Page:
The appetite for electric cars is driving a boom in small-scale cobalt production in the Democratic Republic of Congo, where some mines have been found to be dangerous and employ child labor.
Production from so-called artisanal mines probably rose by at least half last year, according to the estimates of officials at three of the biggest international suppliers of the metal, who asked not to be named because they're not authorized to speak on the matter. Government-owned miner Gecamines estimates artisanal output accounted for as much as a quarter of the country's total production in 2017.
That's a concern for automakers from Volkswagen Group to Tesla, who are seeking to secure long-term supplies of the battery ingredient but don't want to be enmeshed in a scandal about unethical mining practices. Tech giants including Apple and Microsoft endured bad publicity after a 2016 Amnesty International report said children were being sent down some Congolese mines to dig for cobalt destined for their gadgets. Pit and tunnel collapses killed dozens of workers in 2015, the advocacy group said.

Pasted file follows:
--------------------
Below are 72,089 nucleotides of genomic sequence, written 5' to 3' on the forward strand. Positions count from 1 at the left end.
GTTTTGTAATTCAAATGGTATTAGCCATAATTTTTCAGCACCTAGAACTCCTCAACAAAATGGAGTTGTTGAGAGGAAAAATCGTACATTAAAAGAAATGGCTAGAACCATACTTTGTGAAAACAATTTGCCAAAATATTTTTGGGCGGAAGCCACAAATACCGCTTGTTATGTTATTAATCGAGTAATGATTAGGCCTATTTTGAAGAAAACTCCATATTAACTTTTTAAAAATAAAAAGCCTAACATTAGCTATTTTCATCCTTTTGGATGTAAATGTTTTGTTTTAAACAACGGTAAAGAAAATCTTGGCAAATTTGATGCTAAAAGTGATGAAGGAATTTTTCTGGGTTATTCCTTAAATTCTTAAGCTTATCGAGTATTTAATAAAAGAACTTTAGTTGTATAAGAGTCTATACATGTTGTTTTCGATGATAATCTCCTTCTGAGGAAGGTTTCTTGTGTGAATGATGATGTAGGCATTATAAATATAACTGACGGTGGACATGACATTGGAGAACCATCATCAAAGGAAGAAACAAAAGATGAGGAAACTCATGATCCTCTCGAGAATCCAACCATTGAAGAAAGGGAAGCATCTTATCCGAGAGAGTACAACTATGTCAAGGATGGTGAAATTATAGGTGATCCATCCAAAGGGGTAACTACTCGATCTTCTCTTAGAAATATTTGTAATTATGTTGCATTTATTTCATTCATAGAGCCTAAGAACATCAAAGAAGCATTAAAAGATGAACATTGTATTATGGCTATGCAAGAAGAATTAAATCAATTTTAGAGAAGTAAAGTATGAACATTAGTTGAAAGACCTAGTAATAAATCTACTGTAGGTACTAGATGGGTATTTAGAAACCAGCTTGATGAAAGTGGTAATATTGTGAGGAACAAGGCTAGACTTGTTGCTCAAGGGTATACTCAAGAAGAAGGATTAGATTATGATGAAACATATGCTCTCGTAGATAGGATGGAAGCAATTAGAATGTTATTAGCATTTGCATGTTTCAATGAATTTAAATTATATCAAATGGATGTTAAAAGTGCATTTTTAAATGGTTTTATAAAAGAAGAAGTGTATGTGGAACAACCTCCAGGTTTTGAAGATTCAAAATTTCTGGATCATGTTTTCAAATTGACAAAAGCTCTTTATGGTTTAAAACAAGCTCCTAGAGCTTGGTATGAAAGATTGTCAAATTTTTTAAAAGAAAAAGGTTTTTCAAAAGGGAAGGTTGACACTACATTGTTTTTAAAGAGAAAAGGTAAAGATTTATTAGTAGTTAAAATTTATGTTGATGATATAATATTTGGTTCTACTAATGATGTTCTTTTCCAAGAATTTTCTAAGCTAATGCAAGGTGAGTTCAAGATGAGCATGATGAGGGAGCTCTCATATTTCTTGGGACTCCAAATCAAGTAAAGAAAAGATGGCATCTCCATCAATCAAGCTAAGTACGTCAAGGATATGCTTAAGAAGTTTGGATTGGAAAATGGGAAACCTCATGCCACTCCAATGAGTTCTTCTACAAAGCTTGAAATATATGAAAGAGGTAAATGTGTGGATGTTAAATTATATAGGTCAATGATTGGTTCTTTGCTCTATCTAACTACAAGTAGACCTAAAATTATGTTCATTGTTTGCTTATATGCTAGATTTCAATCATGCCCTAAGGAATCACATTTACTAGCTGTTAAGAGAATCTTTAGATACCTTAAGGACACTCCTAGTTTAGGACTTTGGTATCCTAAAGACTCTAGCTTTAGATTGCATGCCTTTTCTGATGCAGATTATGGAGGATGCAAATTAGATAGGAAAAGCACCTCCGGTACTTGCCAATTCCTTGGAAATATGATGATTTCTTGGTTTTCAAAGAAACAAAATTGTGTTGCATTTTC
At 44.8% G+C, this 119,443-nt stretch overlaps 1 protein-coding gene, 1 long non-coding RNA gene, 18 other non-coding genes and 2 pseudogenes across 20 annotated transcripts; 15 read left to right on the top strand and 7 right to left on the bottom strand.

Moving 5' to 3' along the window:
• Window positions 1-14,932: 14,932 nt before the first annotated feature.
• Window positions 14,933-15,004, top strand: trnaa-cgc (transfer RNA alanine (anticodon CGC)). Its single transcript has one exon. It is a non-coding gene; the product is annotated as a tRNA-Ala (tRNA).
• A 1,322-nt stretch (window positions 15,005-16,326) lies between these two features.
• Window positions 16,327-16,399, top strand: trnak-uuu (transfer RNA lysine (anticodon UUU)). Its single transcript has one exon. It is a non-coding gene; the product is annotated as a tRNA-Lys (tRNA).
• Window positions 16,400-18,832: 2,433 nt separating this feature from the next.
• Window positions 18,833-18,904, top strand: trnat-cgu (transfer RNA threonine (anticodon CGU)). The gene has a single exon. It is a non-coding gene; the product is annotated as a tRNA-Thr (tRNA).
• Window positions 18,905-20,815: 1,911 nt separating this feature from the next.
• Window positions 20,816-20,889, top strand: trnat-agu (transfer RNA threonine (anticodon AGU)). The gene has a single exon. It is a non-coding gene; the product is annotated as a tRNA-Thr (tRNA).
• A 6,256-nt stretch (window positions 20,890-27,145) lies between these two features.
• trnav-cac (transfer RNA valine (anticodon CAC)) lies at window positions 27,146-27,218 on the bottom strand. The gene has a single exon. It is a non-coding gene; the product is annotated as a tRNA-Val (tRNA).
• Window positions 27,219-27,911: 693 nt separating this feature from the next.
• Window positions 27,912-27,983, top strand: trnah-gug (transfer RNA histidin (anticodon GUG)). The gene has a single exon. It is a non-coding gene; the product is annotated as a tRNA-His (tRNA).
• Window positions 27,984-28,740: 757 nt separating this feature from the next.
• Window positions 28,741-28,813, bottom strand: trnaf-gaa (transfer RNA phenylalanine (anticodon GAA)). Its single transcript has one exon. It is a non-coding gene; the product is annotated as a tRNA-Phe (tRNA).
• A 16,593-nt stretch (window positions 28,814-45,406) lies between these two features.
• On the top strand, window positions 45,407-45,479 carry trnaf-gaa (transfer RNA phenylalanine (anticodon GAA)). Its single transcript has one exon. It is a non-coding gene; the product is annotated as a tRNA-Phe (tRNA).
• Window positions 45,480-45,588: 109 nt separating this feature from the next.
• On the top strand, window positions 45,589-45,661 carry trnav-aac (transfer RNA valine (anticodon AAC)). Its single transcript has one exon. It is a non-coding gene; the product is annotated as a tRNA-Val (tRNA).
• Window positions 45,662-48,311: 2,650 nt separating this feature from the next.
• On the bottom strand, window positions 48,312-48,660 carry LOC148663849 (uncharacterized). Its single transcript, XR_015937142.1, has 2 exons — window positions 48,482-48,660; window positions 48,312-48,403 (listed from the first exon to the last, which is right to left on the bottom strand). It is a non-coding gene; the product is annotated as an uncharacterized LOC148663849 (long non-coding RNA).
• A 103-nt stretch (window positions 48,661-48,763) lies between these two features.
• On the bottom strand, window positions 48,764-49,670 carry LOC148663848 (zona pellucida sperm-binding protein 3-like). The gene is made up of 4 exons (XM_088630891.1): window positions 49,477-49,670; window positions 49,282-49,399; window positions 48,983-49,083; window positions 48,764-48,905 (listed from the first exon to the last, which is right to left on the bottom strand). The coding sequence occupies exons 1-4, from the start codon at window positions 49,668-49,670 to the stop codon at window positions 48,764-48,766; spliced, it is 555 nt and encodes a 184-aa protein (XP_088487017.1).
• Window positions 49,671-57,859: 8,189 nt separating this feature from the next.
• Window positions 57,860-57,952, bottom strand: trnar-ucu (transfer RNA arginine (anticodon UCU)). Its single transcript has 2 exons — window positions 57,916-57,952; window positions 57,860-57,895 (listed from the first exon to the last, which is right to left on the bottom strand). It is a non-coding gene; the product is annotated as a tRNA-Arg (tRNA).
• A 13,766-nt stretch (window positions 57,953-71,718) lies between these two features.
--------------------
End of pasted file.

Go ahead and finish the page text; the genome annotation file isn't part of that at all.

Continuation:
Cobalt has tripled in value in the last 18 months as the rise of electric vehicles intensifies competition for scarce resources. Two-thirds of the world's supply comes from Congo, the second-poorest nation. The boom in the metal, currently trading above $80,000 a metric ton, has triggered more mining in the cobalt-rich Katanga region, where sprawling hand-dug mines dot the landscape, and searching for ore is as commonplace as farming.